Day Two: Reframing the Challenges by Saffiyah Coker (A24)

by heatherbarry
Mar 07

My favorite session of the U.N. LDC Conference day #2 was the session “Blending the Public and Private Sectors for Results in LDCs”. During day one of the conference, I attended a passionate Civil Society Forum that addressed the many shortcomings and disadvantages of the privatization of economies in LDCs. The “Blending the Public and Private Sectors” session was hosted by Microsoft and involved members of the World Bank Group. I appreciated this session because of its interactive nature. Audience members—employees from the private sector and public sector could chime in with their opinions and questions. A question that was posed to the panelists and the audience was “What are opportunities for blending public & private for digitalization in LDCs?”. 

The most interesting answer came from a Member of Parliament from the Solomon Islands. He wanted to know how SIDs (Small Island Developing States) could benefit from the sources provided by international finance organizations. He stated that the small size of the Solomon Islands excludes them from achieving economies of scale. His most valued point was reframing SIDs as Large Ocean States. Both the Member of Parliament and the panelists went on to briefly list ways that the Solomon Islands could utilize their expansive ocean mass for research and development.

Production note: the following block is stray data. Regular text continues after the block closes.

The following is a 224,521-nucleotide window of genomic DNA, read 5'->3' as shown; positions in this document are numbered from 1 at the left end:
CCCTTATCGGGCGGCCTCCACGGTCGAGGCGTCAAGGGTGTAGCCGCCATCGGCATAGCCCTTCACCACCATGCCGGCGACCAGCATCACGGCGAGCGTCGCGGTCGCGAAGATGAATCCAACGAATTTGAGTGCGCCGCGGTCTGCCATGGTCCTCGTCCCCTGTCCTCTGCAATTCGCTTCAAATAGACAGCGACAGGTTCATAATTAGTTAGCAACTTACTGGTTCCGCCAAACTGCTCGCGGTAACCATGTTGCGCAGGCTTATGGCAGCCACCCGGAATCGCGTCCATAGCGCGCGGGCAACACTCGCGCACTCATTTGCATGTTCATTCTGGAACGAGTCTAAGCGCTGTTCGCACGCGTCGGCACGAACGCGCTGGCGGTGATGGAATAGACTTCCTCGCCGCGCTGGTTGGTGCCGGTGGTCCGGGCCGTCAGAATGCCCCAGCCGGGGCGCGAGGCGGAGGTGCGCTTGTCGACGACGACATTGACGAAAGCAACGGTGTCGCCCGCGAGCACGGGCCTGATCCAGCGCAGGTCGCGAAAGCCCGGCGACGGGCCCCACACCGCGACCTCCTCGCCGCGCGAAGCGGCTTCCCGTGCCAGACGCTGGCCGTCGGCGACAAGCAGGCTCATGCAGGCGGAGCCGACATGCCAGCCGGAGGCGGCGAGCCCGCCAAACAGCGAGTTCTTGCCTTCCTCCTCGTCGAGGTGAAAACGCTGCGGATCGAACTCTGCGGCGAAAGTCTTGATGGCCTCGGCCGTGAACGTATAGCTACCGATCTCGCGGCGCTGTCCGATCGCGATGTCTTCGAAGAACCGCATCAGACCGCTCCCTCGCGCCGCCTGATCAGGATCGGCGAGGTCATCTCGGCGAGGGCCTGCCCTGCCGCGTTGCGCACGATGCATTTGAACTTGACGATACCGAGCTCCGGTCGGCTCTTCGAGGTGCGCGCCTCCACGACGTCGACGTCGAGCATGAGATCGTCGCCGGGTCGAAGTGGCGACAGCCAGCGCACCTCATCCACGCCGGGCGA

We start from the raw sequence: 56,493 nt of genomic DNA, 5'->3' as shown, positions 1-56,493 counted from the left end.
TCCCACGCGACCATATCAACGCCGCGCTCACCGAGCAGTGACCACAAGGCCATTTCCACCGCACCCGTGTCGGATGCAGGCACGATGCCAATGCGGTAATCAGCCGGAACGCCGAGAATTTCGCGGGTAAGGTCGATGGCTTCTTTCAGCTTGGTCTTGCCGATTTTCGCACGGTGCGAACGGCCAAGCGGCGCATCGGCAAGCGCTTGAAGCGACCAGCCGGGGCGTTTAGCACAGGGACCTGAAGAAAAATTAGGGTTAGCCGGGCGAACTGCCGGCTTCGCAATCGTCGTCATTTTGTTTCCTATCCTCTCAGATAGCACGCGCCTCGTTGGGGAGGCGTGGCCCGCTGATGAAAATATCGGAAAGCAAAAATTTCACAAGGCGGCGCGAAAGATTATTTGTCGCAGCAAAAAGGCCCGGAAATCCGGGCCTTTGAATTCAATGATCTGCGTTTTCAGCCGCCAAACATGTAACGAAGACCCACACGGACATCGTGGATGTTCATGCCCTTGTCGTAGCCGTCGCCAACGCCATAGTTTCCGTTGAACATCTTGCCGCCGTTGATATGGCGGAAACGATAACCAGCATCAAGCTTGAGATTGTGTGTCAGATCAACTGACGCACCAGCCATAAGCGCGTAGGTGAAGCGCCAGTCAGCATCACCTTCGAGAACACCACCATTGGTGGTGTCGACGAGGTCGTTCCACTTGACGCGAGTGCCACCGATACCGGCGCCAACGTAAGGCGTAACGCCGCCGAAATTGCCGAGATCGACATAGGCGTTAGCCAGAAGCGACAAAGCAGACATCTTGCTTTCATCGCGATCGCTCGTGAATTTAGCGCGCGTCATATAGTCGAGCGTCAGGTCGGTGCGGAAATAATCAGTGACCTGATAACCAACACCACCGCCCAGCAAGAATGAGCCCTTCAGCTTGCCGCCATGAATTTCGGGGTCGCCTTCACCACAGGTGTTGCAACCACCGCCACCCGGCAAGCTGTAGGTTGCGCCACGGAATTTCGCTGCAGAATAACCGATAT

Attending this U.N. Conference is providing me with the unique opportunity to witness my courses come to life. At S.O.A.S. (School of Oriental and African Studies) in London this semester, I just completed a paper on the lack of capital markets in Sub-Saharan Africa. Lo and behold, the same topic was being discussed by humanitarians, financial analysts, government officials, and stakeholders during the conference! I couldn’t believe the opportunity that was in front of me to take my studies and grapple with the reality of the topics. I adored being a fly on the wall while listening to high-level officials in think tanks, governments, and multinational corporations unite in brainstorming how they can better serve LDCs and how LDCs could utilize them. I felt inspired and learned about many career paths I had never heard of before!

After lunch, I attended the “Inter-Generational Dialogue: Young people, keyholders of sustainable development in LDCs” panel. After opening remarks from U.N. officials, inspirational youth activists from all over the world joined the stage. The most memorable point for me was made by a youth activist from a SID or Large Ocean State. She noted that “we don’t always want to be on the streets protesting, we want to be included in these rooms having discussions and strategizing for change.” Seeing people my age on this global stage being listened to by heads of state, presidents, and other world leaders reminded me that no action is too small to be noticed and that young people possess immense power. After this session, the group and I visited the National Museum of Doha for an immersive lesson on Qatar’s history. I can’t wait for day three.